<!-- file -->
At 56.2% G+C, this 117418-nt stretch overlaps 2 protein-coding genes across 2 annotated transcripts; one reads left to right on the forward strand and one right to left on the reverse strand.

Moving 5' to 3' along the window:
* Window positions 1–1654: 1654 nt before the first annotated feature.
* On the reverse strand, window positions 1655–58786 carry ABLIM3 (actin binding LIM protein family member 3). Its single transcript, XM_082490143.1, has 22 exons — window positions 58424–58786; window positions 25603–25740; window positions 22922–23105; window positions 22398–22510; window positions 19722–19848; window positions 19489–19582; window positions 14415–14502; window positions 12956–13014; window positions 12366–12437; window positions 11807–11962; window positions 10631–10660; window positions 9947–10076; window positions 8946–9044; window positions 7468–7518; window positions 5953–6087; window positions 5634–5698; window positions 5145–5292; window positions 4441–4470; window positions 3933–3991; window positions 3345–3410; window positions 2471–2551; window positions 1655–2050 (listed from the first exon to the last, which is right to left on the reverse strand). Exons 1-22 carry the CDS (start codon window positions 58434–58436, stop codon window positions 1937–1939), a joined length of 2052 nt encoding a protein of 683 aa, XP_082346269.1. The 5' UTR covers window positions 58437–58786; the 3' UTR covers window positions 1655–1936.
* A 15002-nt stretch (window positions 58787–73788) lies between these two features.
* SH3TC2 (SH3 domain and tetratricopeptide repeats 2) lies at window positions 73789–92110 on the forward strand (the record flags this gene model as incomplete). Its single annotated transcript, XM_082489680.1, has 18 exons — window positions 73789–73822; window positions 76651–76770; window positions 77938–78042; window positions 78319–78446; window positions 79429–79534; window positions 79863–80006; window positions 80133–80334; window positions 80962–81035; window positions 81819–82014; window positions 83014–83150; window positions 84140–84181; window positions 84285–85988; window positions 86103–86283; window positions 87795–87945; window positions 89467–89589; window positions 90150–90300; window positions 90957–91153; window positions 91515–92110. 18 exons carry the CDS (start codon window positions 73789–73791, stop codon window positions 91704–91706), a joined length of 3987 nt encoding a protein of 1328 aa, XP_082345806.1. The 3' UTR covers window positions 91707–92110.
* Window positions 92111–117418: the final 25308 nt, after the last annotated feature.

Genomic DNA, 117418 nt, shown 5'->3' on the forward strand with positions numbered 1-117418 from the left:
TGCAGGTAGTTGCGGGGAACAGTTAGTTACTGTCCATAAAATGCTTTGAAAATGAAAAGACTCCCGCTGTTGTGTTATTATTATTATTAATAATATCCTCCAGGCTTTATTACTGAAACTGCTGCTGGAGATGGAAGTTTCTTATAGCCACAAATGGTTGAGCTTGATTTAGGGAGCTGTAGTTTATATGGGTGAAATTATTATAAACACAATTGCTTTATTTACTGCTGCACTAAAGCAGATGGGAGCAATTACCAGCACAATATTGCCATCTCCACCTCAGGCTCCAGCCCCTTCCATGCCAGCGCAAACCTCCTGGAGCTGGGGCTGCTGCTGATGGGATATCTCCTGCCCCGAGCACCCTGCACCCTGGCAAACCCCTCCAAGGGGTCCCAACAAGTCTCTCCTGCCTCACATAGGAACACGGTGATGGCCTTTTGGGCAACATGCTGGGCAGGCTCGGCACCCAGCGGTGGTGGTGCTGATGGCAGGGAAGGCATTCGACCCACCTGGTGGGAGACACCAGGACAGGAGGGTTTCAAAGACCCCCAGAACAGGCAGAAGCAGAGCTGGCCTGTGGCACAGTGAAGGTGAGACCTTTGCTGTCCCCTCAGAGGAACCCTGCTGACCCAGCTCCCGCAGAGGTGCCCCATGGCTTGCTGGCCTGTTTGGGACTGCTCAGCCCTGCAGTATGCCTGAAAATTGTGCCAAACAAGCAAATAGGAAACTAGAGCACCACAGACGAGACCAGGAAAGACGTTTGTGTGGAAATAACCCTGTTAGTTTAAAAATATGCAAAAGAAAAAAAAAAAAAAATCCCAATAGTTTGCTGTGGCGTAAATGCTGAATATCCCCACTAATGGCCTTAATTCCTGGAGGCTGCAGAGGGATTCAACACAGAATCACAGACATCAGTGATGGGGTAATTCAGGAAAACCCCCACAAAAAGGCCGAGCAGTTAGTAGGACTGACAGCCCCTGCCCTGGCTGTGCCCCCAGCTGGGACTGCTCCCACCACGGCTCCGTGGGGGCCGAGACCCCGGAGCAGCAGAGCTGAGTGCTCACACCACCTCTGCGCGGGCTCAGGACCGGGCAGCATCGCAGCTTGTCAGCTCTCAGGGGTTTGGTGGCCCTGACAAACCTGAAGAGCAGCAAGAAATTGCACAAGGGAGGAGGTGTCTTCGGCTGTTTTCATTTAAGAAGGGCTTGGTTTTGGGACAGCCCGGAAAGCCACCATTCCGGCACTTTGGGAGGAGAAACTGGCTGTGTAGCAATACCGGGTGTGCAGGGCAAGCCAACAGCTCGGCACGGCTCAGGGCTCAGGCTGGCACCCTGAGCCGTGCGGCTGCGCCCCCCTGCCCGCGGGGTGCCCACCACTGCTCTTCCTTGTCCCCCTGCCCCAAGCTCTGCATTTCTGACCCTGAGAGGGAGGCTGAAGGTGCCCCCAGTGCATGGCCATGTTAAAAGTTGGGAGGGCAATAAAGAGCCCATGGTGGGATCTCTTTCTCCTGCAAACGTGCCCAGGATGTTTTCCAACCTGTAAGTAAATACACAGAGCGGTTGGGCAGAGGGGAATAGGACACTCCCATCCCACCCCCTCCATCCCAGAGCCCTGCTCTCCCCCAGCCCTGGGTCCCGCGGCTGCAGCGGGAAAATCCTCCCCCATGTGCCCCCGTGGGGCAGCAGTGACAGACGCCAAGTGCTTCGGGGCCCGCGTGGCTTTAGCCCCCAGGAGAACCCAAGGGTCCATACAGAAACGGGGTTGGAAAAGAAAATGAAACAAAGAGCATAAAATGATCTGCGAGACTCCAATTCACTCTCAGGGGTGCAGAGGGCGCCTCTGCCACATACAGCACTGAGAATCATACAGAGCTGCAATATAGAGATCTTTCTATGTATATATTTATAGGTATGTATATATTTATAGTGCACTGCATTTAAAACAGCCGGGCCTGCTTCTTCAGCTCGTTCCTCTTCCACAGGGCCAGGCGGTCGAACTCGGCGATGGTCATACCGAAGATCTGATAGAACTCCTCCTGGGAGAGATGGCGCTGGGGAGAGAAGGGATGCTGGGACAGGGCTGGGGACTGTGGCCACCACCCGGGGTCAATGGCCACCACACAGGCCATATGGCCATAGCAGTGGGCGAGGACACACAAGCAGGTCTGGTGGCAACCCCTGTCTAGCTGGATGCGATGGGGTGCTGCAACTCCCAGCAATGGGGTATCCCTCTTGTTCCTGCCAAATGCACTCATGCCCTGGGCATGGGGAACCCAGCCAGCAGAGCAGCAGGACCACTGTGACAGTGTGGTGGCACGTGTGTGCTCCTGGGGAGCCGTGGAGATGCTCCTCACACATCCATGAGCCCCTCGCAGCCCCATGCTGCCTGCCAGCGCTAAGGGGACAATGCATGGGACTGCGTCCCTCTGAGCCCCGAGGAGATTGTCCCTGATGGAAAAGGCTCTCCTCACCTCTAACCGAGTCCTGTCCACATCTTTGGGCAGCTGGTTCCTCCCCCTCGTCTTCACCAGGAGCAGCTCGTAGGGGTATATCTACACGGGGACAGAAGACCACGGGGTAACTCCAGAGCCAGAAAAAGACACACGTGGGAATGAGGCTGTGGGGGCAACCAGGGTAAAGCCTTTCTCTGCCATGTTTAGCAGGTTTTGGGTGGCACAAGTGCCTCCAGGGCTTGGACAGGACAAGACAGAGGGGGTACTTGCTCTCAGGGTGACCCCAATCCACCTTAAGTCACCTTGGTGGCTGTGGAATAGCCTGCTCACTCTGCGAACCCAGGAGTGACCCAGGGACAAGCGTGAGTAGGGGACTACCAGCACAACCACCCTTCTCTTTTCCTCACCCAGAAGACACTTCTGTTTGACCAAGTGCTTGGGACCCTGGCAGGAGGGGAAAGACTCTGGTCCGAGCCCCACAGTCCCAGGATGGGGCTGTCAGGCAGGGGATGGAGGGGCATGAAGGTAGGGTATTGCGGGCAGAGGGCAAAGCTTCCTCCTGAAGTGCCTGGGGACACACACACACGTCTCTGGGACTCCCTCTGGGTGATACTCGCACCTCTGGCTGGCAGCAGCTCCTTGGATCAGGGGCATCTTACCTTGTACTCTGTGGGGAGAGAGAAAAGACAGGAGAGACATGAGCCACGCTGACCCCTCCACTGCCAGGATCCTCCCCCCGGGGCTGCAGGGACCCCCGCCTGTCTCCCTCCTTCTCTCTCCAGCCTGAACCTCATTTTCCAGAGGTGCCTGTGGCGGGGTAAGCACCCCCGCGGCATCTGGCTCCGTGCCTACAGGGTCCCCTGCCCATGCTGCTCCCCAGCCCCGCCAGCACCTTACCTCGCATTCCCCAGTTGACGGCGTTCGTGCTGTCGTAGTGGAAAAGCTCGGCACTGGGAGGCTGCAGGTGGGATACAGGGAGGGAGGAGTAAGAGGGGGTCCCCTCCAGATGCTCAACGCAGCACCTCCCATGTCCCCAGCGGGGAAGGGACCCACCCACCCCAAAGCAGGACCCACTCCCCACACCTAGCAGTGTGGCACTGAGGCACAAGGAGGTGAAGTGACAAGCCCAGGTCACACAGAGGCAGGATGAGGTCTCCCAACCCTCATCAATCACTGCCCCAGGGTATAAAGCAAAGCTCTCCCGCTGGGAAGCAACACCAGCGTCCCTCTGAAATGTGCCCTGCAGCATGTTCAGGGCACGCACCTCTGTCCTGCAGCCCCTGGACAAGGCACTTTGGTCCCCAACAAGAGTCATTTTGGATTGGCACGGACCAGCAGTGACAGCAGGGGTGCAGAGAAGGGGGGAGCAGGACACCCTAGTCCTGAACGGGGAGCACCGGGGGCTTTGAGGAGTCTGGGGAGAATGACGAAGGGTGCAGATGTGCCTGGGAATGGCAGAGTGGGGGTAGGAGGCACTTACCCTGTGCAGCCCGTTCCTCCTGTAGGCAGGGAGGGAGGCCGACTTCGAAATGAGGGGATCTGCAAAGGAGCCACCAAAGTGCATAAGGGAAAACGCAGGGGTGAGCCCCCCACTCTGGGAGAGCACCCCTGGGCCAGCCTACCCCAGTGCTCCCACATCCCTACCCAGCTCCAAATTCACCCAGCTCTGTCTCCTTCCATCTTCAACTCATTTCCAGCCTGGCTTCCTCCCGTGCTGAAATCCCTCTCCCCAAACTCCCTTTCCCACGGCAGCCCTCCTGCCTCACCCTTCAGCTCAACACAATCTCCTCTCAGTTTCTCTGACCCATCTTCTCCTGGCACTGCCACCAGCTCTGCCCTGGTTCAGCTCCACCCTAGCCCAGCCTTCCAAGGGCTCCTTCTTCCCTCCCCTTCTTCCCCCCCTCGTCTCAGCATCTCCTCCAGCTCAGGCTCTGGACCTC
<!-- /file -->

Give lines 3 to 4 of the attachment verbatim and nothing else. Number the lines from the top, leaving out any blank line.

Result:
* Window positions 1–1654: 1654 nt before the first annotated feature.
* On the reverse strand, window positions 1655–58786 carry ABLIM3 (actin binding LIM protein family member 3). Its single transcript, XM_082490143.1, has 22 exons — window positions 58424–58786; window positions 25603–25740; window positions 22922–23105; window positions 22398–22510; window positions 19722–19848; window positions 19489–19582; window positions 14415–14502; window positions 12956–13014; window positions 12366–12437; window positions 11807–11962; window positions 10631–10660; window positions 9947–10076; window positions 8946–9044; window positions 7468–7518; window positions 5953–6087; window positions 5634–5698; window positions 5145–5292; window positions 4441–4470; window positions 3933–3991; window positions 3345–3410; window positions 2471–2551; window positions 1655–2050 (listed from the first exon to the last, which is right to left on the reverse strand). Exons 1-22 carry the CDS (start codon window positions 58434–58436, stop codon window positions 1937–1939), a joined length of 2052 nt encoding a protein of 683 aa, XP_082346269.1. The 5' UTR covers window positions 58437–58786; the 3' UTR covers window positions 1655–1936.